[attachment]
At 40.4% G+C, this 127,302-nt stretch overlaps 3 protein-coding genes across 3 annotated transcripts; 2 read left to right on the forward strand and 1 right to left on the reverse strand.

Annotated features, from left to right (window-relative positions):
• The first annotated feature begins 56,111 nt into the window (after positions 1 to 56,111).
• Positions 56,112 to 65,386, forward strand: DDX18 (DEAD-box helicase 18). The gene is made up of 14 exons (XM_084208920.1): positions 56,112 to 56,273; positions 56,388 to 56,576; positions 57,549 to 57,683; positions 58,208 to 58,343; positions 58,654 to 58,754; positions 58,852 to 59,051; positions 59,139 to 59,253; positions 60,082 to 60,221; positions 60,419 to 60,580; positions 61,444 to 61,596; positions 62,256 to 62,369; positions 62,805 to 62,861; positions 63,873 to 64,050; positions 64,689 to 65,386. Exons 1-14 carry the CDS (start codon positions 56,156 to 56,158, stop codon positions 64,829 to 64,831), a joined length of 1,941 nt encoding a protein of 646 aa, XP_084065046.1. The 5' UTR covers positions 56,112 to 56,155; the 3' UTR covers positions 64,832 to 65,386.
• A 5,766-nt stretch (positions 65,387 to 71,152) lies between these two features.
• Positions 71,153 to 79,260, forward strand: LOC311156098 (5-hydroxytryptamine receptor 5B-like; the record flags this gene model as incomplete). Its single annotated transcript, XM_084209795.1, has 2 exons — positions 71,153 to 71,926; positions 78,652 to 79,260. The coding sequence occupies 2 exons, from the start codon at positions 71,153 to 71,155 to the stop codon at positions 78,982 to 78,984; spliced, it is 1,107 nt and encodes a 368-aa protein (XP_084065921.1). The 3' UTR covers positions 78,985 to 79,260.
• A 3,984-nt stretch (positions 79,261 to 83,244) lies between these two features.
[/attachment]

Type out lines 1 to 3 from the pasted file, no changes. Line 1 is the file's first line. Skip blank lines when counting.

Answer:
At 40.4% G+C, this 127,302-nt stretch overlaps 3 protein-coding genes across 3 annotated transcripts; 2 read left to right on the forward strand and 1 right to left on the reverse strand.

Annotated features, from left to right (window-relative positions):
• The first annotated feature begins 56,111 nt into the window (after positions 1 to 56,111).